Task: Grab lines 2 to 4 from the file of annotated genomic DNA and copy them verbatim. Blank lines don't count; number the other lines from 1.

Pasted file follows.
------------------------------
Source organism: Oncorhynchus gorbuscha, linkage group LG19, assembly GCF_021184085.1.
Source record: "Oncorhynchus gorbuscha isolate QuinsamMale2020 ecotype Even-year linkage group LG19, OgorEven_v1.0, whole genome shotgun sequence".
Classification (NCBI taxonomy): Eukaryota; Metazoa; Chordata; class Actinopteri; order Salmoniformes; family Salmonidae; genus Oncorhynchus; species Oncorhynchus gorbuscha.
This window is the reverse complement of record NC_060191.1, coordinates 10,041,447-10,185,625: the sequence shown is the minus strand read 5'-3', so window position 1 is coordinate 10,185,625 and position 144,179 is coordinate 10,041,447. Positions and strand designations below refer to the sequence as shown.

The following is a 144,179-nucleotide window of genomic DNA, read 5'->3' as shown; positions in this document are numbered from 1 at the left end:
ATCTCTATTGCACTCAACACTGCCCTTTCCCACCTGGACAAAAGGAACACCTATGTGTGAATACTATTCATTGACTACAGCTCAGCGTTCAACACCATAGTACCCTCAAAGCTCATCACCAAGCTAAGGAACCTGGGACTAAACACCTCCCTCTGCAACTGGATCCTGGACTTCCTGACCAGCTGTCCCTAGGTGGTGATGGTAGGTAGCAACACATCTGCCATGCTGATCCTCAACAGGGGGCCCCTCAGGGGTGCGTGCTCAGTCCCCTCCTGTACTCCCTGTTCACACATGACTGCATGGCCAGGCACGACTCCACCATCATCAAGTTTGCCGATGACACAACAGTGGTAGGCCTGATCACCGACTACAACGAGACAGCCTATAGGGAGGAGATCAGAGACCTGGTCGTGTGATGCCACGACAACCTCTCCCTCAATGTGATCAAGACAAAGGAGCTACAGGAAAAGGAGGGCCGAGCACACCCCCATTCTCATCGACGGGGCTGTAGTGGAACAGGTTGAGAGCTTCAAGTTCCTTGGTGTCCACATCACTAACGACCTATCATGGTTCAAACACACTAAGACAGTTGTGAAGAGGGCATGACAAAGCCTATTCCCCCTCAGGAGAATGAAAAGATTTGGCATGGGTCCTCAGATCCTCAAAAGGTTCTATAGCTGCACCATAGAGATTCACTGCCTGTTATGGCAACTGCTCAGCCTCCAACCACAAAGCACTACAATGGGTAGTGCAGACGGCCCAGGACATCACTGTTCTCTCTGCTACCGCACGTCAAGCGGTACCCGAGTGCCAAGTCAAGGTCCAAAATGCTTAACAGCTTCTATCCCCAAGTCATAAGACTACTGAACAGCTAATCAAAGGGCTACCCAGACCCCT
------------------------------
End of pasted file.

Source record: "Oncorhynchus gorbuscha isolate QuinsamMale2020 ecotype Even-year linkage group LG19, OgorEven_v1.0, whole genome shotgun sequence".
Classification (NCBI taxonomy): Eukaryota; Metazoa; Chordata; class Actinopteri; order Salmoniformes; family Salmonidae; genus Oncorhynchus; species Oncorhynchus gorbuscha.
This window is the reverse complement of record NC_060191.1, coordinates 10,041,447-10,185,625: the sequence shown is the minus strand read 5'-3', so window position 1 is coordinate 10,185,625 and position 144,179 is coordinate 10,041,447. Positions and strand designations below refer to the sequence as shown.